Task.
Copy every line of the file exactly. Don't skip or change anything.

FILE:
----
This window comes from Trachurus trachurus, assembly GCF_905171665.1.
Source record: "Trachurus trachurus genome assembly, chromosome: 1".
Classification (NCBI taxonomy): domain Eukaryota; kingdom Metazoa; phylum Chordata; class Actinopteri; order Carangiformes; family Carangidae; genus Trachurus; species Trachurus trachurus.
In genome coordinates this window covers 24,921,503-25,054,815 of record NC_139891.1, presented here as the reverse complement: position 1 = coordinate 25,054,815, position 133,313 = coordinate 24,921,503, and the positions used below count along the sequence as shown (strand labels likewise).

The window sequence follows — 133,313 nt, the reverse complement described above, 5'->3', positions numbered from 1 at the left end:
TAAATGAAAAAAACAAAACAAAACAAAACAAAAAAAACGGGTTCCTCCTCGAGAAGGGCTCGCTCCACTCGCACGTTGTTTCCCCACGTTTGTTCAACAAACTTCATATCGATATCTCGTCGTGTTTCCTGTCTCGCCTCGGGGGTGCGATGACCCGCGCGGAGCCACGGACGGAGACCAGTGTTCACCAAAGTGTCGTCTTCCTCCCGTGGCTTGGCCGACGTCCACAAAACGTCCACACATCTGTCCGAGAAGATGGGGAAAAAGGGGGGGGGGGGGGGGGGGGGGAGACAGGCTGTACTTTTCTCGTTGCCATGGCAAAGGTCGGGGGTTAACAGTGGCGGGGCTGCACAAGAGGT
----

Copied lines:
This window comes from Trachurus trachurus, assembly GCF_905171665.1.
Source record: "Trachurus trachurus genome assembly, chromosome: 1".
Classification (NCBI taxonomy): domain Eukaryota; kingdom Metazoa; phylum Chordata; class Actinopteri; order Carangiformes; family Carangidae; genus Trachurus; species Trachurus trachurus.
In genome coordinates this window covers 24,921,503-25,054,815 of record NC_139891.1, presented here as the reverse complement: position 1 = coordinate 25,054,815, position 133,313 = coordinate 24,921,503, and the positions used below count along the sequence as shown (strand labels likewise).

The window sequence follows — 133,313 nt, the reverse complement described above, 5'->3', positions numbered from 1 at the left end:
TAAATGAAAAAAACAAAACAAAACAAAACAAAAAAAACGGGTTCCTCCTCGAGAAGGGCTCGCTCCACTCGCACGTTGTTTCCCCACGTTTGTTCAACAAACTTCATATCGATATCTCGTCGTGTTTCCTGTCTCGCCTCGGGGGTGCGATGACCCGCGCGGAGCCACGGACGGAGACCAGTGTTCACCAAAGTGTCGTCTTCCTCCCGTGGCTTGGCCGACGTCCACAAAACGTCCACACATCTGTCCGAGAAGATGGGGAAAAAGGGGGGGGGGGGGGGGGGGGGGAGACAGGCTGTACTTTTCTCGTTGCCATGGCAAAGGTCGGGGGTTAACAGTGGCGGGGCTGCACAAGAGGT